Susan Nussbaum’s plays have been widely produced. Her play Mishuganismo is included in the anthology Staring Back: The Disability Experience from the Inside Out. In 2008 she was cited by the Utne Reader as one of “50 Visionaries Who Are Changing Your World” for her work with girls with disabilities. This is her first novel.
The folks from Alfred A. Knopf sent me an Advance Readers Edition of Thirty Girls by Susan Minot ((February 2014). Set in war-torn Africa, Minot’s highly anticipated novel centers around Esther who is a Ugandan teenager abducted by the Lord’s Resistance Army and forced to witness and commit unspeakable atrocities. Jane, an American journalist, travels to Africa, hoping to give a voice to children like Esther. Minot interweaves their stories, “giving us razor-sharp portraits of two extraordinary young women confronting displacement, heartbreak, and the struggle to wrest meaning from events that test them both in unimaginable ways.”
Susan Minot’s first novel, Monkeys, was published in a dozen countries and received the Prix Femina Étranger in France. She is the author of Rapture, Lust & Other Stories, Folly, Evening, and Poems 4 A.M., and wrote the screenplay for Bernardo Bertolucci’s Stealing Beauty. View a complete list of titles available by Susan Minot from Random House here. Minot lives on an island in Maine.
Other Press sent me an Advance Readers Edition of The Impossible Exile by George Prochnik ((May 2014). From the publisher:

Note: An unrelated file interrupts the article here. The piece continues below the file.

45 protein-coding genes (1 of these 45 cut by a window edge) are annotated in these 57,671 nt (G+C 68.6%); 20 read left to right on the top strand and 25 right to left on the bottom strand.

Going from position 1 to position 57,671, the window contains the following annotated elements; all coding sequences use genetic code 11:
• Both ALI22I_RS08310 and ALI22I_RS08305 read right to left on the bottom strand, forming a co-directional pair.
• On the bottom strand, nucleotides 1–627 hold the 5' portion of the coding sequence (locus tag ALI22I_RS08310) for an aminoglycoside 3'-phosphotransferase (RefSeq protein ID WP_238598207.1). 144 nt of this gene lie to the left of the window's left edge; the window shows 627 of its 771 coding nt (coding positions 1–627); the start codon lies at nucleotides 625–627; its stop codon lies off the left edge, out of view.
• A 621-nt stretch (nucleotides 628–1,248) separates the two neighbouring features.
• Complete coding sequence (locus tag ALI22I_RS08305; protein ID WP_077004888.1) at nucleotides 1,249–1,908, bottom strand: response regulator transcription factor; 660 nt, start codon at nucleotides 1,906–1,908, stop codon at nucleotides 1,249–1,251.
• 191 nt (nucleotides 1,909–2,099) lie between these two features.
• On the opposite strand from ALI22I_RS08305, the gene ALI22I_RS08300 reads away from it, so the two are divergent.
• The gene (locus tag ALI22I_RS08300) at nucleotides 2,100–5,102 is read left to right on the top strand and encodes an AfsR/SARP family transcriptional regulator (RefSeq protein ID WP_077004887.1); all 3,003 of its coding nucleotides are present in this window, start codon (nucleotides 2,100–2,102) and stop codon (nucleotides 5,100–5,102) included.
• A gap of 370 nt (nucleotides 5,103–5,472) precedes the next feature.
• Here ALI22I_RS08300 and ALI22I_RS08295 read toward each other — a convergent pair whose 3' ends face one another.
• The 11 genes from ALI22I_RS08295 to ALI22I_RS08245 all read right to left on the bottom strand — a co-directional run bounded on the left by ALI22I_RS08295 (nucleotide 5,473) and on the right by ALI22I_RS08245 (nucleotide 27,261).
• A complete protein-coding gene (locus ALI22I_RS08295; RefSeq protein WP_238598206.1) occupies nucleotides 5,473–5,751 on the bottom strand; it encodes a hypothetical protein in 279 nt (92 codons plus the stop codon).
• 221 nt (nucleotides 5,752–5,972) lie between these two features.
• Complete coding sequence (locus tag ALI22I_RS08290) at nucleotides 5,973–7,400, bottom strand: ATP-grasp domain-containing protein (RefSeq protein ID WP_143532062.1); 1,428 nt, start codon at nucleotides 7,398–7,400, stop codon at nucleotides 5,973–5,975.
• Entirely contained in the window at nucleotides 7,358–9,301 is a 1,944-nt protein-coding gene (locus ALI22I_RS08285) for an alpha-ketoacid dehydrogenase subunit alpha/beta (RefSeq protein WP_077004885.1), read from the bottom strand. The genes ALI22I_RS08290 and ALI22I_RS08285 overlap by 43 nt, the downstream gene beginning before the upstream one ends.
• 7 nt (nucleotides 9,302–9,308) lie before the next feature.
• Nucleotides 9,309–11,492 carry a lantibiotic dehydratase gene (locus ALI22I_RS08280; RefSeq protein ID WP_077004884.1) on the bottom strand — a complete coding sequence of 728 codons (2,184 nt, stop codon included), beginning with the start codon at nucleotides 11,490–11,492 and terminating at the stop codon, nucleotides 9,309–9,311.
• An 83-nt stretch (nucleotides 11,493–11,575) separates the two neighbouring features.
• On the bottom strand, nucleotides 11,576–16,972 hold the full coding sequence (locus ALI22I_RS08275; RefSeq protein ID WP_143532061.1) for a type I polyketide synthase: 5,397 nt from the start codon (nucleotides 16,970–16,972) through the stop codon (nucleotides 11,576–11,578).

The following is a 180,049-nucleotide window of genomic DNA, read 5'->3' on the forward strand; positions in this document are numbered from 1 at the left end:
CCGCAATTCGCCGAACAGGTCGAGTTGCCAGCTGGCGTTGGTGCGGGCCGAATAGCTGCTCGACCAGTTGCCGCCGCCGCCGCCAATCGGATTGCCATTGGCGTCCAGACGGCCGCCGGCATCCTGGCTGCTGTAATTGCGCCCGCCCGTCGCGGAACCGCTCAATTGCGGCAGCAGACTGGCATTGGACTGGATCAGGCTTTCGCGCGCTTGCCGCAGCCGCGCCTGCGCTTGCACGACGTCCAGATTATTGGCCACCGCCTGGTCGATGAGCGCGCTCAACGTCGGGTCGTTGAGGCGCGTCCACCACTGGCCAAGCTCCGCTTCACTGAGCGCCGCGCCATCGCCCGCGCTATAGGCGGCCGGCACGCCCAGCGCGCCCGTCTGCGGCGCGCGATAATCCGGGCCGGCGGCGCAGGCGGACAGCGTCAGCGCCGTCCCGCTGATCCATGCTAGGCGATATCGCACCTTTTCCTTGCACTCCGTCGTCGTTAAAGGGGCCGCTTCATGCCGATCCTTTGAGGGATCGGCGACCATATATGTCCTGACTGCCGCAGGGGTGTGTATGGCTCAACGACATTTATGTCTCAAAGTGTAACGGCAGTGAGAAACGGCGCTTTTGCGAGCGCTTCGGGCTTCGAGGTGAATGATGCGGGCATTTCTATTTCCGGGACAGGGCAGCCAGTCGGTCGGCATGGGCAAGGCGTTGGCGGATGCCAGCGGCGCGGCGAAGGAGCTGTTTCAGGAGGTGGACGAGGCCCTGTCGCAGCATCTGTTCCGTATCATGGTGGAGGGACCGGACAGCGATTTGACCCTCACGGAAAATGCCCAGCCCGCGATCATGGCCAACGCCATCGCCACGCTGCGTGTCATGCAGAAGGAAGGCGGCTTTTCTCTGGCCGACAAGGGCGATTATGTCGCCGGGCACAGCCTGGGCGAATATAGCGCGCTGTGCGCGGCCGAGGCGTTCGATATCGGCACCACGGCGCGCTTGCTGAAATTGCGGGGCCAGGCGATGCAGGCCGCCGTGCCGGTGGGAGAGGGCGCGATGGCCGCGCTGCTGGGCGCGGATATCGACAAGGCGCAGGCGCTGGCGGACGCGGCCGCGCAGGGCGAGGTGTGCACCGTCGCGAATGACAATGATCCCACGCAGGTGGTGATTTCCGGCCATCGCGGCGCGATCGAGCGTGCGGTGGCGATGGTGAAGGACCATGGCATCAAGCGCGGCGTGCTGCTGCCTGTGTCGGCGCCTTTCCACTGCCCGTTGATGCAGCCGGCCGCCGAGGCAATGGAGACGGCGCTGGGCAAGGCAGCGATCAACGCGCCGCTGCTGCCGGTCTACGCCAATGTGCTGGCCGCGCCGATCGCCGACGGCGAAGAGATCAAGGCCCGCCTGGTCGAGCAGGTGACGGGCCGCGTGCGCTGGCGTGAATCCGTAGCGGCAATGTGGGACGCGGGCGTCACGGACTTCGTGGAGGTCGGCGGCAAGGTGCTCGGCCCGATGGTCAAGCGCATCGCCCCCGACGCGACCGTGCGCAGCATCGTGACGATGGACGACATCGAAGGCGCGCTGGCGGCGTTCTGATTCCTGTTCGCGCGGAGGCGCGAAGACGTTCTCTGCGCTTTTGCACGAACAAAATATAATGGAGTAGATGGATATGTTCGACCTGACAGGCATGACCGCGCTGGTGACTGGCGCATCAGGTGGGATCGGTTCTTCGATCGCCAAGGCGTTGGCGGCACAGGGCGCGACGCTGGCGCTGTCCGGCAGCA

By the 1930s, Stefan Zweig had become the most widely translated living author in the world. His novels, short stories, and biographies were so compelling that they became instant best sellers. Zweig was also an intellectual and a lover of all the arts, high and low. Yet after Hitler’s rise to power, this celebrated writer who had dedicated so much energy to promoting international humanism plummeted, in a matter of a few years, into an increasingly isolated exile—from London to Bath to New York City, then Ossining, Rio, and finally Petrópolis—where, in 1942, in a cramped bungalow, he killed himself.
The Impossible Exile tells the tragic story of Zweig’s extraordinary rise and fall while it also depicts, with great acumen, the gulf between the world of ideas in Europe and in America, and the consuming struggle of those forced to forsake one for the other. It also reveals how Zweig embodied, through his work, thoughts, and behavior, the end of an era—the implosion of Europe as an ideal of Western civilization.
George Prochnik’s essays, poetry, and fiction have appeared in numerous journals. He taught English and American literature at Hebrew University in Jerusalem, and has also worked as a therapist for the chronically mentally ill. He lives in New York City.
Finally, Simon & Schuster sent me a copy of Ashenden by Elizabeth Wilhide (November 2013). “When brother and sister Charlie and Ros discover that they have inherited Ashenden, the beautiful eighteenth-century English country house steeped in their family history, they face an important decision: Do they try to keep it or do they sell it?” The novel spans two and a half centuries, and the reader is introduced to the characters who have built the house, lived in it, loved it, and those who would subvert it to their own ends. Wilhide utilizes “upstairs and downstairs storylines intertwining to form a rich tapestry” to create “an evocative portrait of a house that is a character as compelling as the people who inhabit it.”
Elizabeth Wilhide is the author of more than twenty books on interior design, decoration, and architecture and a coauthor and contributor of many more. Born in the United States, she moved to Britain in 1967, where she lives with her husband. Learn more about Wilhide and her work by visiting the author’s website.
Did any wonderful books arrive at YOUR house this week?